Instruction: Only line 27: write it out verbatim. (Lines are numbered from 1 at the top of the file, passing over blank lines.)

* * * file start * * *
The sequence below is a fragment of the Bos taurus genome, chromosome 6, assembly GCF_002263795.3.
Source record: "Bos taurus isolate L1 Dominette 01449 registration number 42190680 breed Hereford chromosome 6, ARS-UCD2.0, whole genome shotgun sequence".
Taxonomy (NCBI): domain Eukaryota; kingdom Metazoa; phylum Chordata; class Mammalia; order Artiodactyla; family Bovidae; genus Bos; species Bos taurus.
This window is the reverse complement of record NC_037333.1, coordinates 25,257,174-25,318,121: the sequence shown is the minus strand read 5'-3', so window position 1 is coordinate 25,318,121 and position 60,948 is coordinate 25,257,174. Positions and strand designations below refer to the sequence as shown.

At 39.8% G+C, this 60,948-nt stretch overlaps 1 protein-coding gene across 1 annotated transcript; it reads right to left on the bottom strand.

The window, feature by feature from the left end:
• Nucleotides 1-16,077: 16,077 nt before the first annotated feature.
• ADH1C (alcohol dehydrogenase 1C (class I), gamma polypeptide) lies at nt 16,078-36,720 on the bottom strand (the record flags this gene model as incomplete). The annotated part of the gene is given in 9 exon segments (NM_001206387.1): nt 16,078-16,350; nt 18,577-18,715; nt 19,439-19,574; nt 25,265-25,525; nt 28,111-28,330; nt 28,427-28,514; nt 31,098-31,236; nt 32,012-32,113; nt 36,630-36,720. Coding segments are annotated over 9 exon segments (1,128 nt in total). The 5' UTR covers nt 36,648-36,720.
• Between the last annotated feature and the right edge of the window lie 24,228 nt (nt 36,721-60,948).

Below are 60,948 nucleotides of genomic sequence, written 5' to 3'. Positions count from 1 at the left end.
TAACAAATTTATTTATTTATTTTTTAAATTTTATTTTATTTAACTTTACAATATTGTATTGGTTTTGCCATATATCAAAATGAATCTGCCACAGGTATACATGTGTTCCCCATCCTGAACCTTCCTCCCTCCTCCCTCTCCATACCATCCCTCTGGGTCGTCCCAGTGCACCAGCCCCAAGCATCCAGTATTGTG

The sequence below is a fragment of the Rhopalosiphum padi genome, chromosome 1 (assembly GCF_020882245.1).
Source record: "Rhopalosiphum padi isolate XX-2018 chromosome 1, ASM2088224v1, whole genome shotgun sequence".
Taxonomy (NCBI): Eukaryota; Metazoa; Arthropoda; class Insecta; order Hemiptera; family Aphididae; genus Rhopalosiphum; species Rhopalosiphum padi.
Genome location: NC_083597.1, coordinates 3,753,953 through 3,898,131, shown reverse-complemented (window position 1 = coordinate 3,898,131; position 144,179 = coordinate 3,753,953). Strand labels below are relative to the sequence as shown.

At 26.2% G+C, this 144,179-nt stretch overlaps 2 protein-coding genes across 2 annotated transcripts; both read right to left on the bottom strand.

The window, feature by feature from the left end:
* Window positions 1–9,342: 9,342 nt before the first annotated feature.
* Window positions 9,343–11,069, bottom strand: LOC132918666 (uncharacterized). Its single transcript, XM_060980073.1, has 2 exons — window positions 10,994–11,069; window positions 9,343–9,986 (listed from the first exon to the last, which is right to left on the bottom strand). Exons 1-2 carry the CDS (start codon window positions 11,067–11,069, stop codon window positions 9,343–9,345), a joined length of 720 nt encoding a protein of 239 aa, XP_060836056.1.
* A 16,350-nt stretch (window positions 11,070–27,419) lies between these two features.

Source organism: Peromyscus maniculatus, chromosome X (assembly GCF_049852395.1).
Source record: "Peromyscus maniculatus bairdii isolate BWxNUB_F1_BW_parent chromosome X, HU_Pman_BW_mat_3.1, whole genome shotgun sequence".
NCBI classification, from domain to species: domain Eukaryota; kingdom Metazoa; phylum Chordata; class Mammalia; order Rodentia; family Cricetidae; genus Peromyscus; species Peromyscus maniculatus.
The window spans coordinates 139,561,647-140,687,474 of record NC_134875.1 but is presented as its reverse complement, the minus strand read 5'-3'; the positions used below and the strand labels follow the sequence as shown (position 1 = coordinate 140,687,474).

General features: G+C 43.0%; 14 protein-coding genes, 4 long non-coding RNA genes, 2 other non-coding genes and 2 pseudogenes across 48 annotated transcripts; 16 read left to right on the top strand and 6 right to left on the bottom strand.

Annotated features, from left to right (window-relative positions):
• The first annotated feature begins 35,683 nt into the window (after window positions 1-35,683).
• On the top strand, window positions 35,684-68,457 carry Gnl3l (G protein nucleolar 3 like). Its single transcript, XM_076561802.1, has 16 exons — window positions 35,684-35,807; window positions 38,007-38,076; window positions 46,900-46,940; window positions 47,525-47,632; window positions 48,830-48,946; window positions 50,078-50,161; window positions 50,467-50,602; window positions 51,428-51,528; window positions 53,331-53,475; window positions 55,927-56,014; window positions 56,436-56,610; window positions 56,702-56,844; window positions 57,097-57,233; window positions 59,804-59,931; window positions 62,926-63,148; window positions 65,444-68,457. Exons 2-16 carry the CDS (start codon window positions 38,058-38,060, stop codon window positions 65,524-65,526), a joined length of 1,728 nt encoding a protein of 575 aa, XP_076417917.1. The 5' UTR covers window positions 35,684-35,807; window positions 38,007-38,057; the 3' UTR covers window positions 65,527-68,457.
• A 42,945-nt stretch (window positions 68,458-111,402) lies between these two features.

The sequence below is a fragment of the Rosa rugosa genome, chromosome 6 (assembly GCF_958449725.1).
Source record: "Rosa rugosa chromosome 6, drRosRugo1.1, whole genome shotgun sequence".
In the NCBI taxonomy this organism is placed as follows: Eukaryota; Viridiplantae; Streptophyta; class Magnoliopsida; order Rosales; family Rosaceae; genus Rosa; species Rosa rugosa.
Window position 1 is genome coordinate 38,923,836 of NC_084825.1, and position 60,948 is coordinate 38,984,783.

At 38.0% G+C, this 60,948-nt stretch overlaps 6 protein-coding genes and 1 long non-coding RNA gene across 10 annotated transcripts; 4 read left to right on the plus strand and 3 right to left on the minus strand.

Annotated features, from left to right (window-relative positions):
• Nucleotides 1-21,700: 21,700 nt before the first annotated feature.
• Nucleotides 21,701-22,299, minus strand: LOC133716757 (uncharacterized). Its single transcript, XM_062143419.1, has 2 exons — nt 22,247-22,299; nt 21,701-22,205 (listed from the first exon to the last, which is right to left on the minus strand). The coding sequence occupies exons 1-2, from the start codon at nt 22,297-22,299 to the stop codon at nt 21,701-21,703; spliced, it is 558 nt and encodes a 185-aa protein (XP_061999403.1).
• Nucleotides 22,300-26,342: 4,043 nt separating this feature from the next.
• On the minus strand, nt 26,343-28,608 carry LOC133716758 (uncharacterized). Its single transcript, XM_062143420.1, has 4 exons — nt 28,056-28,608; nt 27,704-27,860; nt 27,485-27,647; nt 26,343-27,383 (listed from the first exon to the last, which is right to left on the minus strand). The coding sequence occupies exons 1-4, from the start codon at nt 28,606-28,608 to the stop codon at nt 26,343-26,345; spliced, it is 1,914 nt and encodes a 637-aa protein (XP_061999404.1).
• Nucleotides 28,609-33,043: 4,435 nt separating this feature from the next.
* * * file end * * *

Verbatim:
• The first annotated feature begins 35,683 nt into the window (after window positions 1-35,683).